Up and down the slides he went, and then he clambered over the pirate ship.  He pointed towards the adult flumes with a hopeful expression, but Nanny soon put a stop to that.

Mummy smiled at us through the glass window of the café, as she peacefully sipped on a hot chocolate.  Nanny gave her a wave and then turned back to her little tornado, who grabbed her hand and led her towards one of the smaller slides.

“Come on, Nanny!”

I wondered if my back could take the pace.

“You want me to go down there?”

There was an affirmative nod.  There was nothing for it but to hold Billy’s hand and slide down into the splash pool.  He looked up at me and giggled as we landed.  His chuckle was infectious, and suddenly we were both sitting in the water and laughing.  He gave me a cuddle, and I must admit it was rather a joyous moment in my day.   I suddenly remembered what Arletta had said to her son in the film ‘Cool Hand Luke’:

“Sometimes you just have a feeling for a child…”

Yes, sometimes it’s delightful to be a grandparent.  However,  on the way home the little bugger managed to wind down the car’s window and also lock the back door from the inside whilst still strapped into his seat.  I was rather relieved to be able to hand back a live and wriggling child to his mother at the end of the afternoon!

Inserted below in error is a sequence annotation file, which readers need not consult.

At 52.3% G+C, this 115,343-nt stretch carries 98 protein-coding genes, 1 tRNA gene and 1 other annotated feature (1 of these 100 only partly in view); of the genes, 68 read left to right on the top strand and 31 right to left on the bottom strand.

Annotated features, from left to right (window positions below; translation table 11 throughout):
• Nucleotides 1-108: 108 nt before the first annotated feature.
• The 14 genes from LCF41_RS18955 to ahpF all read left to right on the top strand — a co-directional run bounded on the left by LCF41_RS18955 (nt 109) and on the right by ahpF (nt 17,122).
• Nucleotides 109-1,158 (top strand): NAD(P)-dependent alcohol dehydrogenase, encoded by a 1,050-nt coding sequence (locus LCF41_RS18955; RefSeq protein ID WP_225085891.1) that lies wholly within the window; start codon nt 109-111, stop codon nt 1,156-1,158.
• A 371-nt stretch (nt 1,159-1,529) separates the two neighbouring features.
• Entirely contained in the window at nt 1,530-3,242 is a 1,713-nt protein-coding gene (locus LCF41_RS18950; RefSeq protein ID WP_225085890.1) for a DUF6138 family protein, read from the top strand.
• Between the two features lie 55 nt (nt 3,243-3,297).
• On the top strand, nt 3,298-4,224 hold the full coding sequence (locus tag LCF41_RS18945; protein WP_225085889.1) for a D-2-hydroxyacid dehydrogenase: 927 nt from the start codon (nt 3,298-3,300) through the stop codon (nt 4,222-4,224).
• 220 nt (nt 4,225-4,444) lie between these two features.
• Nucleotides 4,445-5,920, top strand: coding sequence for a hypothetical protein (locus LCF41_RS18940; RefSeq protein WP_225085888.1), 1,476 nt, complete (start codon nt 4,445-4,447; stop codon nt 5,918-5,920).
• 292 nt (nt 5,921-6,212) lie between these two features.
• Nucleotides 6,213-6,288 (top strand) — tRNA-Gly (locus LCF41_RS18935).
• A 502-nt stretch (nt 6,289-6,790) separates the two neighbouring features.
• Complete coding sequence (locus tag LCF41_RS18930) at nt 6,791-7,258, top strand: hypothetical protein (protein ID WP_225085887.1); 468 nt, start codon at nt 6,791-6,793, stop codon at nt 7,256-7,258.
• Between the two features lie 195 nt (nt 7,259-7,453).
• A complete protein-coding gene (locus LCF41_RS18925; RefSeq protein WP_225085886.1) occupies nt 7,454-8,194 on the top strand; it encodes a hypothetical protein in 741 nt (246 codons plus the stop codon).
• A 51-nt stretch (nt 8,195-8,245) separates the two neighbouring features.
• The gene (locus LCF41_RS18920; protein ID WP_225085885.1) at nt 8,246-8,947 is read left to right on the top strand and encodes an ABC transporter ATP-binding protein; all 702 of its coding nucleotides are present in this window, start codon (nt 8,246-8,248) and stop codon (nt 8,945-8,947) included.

Patience is a Virtue

I was at the supermarket checkout this afternoon, and as I loaded my purchases into bags I could hear a bit of a commotion across the aisle at another checkout.  A young man did not have enough money to pay for his food.  The queue behind him was shifting about impatiently as he slowly decided which things he could do without.  What I took to be his support worker was helping him to decide, as he didn’t have much of a clue about prices.  He didn’t seem to be particularly bothered about the tutting and sighing emanating from behind.

This struck home with me, as I remember only too well being in a similar position when I had two young children and living on one wage.  I had one son bashing his head on the floor because he didn’t like shopping, and the other one screaming because feeding time had come and gone.   My face was as red as a beetroot as, stressed beyond belief,  I gave some things back to the checkout girl and hoped that the ground was going to swallow me up soon.

Oh the shame of it!

The chap I saw was not in the predicament I had been.  The woman with him was talking to him as though he was five years old, and so I came to the conclusion that perhaps he needed help to function in the big wide world.  Looking at the faces of the people in the queue behind him, it struck me how impatient some people can be when faced with this situation.

One of Sam’s sisters had learning difficulties, and over the years I saw how patient his family were with her.  It’s not until you have direct contact with somebody suffering from learning difficulties that you realise just how it impacts upon the main carer and the rest of the family, who gain patience they never knew they had.  Tina was a happy soul in her own little world, unaware of people’s attitudes and intolerance.  She died 10 years ago, but the family still talk of her with great fondness.  Tina never left home, but the chap in the supermarket was obviously trying to make it on his own.  It’s hard enough in this world without having learning difficulties,  so my heart goes out to him.

And while we’re on this subject, patience is also a virtue on the road.  White Van Man needs to learn some and stop trying to drive up my exhaust pipe…